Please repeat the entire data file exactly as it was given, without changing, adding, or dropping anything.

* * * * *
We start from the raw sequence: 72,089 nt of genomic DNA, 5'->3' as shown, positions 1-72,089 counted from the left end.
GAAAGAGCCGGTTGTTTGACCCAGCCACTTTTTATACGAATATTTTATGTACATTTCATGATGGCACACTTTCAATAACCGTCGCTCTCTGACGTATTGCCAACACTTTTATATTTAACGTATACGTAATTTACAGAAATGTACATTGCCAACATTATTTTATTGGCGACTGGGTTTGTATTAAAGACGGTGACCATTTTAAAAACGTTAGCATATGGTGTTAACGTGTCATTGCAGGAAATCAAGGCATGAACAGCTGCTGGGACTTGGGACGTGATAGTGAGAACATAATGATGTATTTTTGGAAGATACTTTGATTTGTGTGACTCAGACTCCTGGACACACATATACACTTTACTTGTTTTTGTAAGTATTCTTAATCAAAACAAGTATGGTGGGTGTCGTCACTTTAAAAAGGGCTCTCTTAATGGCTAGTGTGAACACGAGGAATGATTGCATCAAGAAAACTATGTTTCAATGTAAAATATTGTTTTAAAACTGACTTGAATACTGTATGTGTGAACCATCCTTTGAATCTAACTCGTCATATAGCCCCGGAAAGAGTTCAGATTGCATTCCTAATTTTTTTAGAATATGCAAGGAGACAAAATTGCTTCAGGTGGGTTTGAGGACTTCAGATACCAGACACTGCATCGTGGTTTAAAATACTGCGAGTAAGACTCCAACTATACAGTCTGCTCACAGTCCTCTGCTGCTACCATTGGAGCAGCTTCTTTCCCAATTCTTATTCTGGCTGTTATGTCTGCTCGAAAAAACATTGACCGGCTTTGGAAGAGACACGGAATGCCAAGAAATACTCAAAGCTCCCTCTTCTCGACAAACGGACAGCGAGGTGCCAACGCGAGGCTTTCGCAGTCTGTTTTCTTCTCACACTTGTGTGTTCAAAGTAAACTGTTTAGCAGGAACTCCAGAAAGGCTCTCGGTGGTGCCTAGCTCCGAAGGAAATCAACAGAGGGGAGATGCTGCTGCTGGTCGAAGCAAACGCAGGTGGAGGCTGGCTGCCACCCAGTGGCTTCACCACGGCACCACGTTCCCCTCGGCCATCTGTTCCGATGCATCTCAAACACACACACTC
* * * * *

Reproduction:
We start from the raw sequence: 72,089 nt of genomic DNA, 5'->3' as shown, positions 1-72,089 counted from the left end.
GAAAGAGCCGGTTGTTTGACCCAGCCACTTTTTATACGAATATTTTATGTACATTTCATGATGGCACACTTTCAATAACCGTCGCTCTCTGACGTATTGCCAACACTTTTATATTTAACGTATACGTAATTTACAGAAATGTACATTGCCAACATTATTTTATTGGCGACTGGGTTTGTATTAAAGACGGTGACCATTTTAAAAACGTTAGCATATGGTGTTAACGTGTCATTGCAGGAAATCAAGGCATGAACAGCTGCTGGGACTTGGGACGTGATAGTGAGAACATAATGATGTATTTTTGGAAGATACTTTGATTTGTGTGACTCAGACTCCTGGACACACATATACACTTTACTTGTTTTTGTAAGTATTCTTAATCAAAACAAGTATGGTGGGTGTCGTCACTTTAAAAAGGGCTCTCTTAATGGCTAGTGTGAACACGAGGAATGATTGCATCAAGAAAACTATGTTTCAATGTAAAATATTGTTTTAAAACTGACTTGAATACTGTATGTGTGAACCATCCTTTGAATCTAACTCGTCATATAGCCCCGGAAAGAGTTCAGATTGCATTCCTAATTTTTTTAGAATATGCAAGGAGACAAAATTGCTTCAGGTGGGTTTGAGGACTTCAGATACCAGACACTGCATCGTGGTTTAAAATACTGCGAGTAAGACTCCAACTATACAGTCTGCTCACAGTCCTCTGCTGCTACCATTGGAGCAGCTTCTTTCCCAATTCTTATTCTGGCTGTTATGTCTGCTCGAAAAAACATTGACCGGCTTTGGAAGAGACACGGAATGCCAAGAAATACTCAAAGCTCCCTCTTCTCGACAAACGGACAGCGAGGTGCCAACGCGAGGCTTTCGCAGTCTGTTTTCTTCTCACACTTGTGTGTTCAAAGTAAACTGTTTAGCAGGAACTCCAGAAAGGCTCTCGGTGGTGCCTAGCTCCGAAGGAAATCAACAGAGGGGAGATGCTGCTGCTGGTCGAAGCAAACGCAGGTGGAGGCTGGCTGCCACCCAGTGGCTTCACCACGGCACCACGTTCCCCTCGGCCATCTGTTCCGATGCATCTCAAACACACACACTC